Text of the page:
Output

  • screen-reader software and speech output
  • refreshable Braille displays that allow line-by-line translation of screen text into a Braille display area
  • Braille embossers

Documentation

  • electronic versions in an accessible format that can be used with screen readers and speech output or Braille

Low Vision

Most students with low vision can use standard keyboards. Special equipment or the use of built-in computer features can help modify screen displays and printer output.

Input

  • large-print key labels and home row indicators

Output

  • large monitors
  • anti-glare screens
  • screen and/or text enlargement software
  • color and contrast adjustments
  • speech output systems

Documentation

  • electronic versions with text and/or screen-enlargement capabilities
  • large-print versions

Learning Disabilities

Students with learning disabilities generally do not have difficulty accessing standard computer equipment. The availability of specialized software and technology has provided a range of products suitable for educational accommodations that support reading, writing, and organizational skills.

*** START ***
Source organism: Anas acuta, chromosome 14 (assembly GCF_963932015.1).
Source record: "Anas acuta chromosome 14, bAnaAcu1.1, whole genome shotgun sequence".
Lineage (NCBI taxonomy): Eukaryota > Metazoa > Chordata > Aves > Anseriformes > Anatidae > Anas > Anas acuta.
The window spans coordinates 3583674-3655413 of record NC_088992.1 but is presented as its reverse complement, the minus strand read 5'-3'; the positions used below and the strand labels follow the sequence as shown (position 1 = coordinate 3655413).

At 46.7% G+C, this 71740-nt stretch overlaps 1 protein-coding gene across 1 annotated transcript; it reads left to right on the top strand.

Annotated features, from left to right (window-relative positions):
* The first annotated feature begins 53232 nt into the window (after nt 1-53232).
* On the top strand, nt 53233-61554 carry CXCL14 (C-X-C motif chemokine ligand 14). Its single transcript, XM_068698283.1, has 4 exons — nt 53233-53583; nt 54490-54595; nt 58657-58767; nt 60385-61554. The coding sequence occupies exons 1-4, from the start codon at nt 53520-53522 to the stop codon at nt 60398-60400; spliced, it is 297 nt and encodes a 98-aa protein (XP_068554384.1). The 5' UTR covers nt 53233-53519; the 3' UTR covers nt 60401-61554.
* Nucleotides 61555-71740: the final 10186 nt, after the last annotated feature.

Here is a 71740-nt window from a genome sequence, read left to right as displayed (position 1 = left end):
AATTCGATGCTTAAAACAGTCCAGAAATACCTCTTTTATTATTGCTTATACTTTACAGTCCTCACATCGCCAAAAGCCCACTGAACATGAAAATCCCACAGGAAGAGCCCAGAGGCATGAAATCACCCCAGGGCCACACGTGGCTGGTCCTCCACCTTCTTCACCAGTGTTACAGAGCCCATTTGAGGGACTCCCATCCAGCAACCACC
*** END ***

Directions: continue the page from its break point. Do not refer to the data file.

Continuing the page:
Input

  • word processors with grammar and spell checkers
  • word processors with outlining and highlighting capabilities
  • word prediction software
  • phonetic spelling software which can render phonetic spelling into correctly spelled words
  • speech recognition products that allows people to dictate assignments as well as navigate the Internet using voice commands
  • concept mapping software that allows for visual representations of ideas and concepts, which can be used as a structure for starting and organizing poetry, term papers, resumes, schedules, and computer programs

Output

  • text- or screen-enlargement on computer displays
  • alternative color combinations and contrasts
  • screen-reader software and speech output

Documentation

  • large-print versions
  • speech output
  • electronic versions with text- or screen-enlargement capabilities

Speech and Hearing Impairments